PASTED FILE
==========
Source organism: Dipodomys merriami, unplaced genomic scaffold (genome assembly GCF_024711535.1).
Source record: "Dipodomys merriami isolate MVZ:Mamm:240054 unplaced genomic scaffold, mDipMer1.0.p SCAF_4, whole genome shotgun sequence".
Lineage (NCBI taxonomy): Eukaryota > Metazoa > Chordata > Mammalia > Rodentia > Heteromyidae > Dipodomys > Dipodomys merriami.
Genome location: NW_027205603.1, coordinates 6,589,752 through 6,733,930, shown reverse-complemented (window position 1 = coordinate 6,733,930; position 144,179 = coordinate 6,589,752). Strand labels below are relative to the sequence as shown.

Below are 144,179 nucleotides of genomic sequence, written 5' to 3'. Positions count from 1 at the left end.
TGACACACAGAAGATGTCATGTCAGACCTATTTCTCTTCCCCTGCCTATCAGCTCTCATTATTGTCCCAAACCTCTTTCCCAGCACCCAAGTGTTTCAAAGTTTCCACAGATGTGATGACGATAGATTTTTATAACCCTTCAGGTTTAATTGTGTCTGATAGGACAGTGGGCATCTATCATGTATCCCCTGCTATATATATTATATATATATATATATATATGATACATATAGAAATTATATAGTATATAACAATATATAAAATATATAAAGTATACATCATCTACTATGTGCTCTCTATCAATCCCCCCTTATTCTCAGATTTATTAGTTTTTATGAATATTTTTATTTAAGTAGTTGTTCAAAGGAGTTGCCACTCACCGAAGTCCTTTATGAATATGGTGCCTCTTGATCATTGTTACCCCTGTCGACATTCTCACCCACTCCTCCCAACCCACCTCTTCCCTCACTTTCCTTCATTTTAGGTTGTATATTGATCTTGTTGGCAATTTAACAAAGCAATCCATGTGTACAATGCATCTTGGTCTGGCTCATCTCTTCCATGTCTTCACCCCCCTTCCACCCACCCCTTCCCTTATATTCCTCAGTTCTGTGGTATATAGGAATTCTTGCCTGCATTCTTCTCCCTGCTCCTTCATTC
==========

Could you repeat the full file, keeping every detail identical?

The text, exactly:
Source organism: Dipodomys merriami, unplaced genomic scaffold (genome assembly GCF_024711535.1).
Source record: "Dipodomys merriami isolate MVZ:Mamm:240054 unplaced genomic scaffold, mDipMer1.0.p SCAF_4, whole genome shotgun sequence".
Lineage (NCBI taxonomy): Eukaryota > Metazoa > Chordata > Mammalia > Rodentia > Heteromyidae > Dipodomys > Dipodomys merriami.
Genome location: NW_027205603.1, coordinates 6,589,752 through 6,733,930, shown reverse-complemented (window position 1 = coordinate 6,733,930; position 144,179 = coordinate 6,589,752). Strand labels below are relative to the sequence as shown.

Below are 144,179 nucleotides of genomic sequence, written 5' to 3'. Positions count from 1 at the left end.
TGACACACAGAAGATGTCATGTCAGACCTATTTCTCTTCCCCTGCCTATCAGCTCTCATTATTGTCCCAAACCTCTTTCCCAGCACCCAAGTGTTTCAAAGTTTCCACAGATGTGATGACGATAGATTTTTATAACCCTTCAGGTTTAATTGTGTCTGATAGGACAGTGGGCATCTATCATGTATCCCCTGCTATATATATTATATATATATATATATATATGATACATATAGAAATTATATAGTATATAACAATATATAAAATATATAAAGTATACATCATCTACTATGTGCTCTCTATCAATCCCCCCTTATTCTCAGATTTATTAGTTTTTATGAATATTTTTATTTAAGTAGTTGTTCAAAGGAGTTGCCACTCACCGAAGTCCTTTATGAATATGGTGCCTCTTGATCATTGTTACCCCTGTCGACATTCTCACCCACTCCTCCCAACCCACCTCTTCCCTCACTTTCCTTCATTTTAGGTTGTATATTGATCTTGTTGGCAATTTAACAAAGCAATCCATGTGTACAATGCATCTTGGTCTGGCTCATCTCTTCCATGTCTTCACCCCCCTTCCACCCACCCCTTCCCTTATATTCCTCAGTTCTGTGGTATATAGGAATTCTTGCCTGCATTCTTCTCCCTGCTCCTTCATTC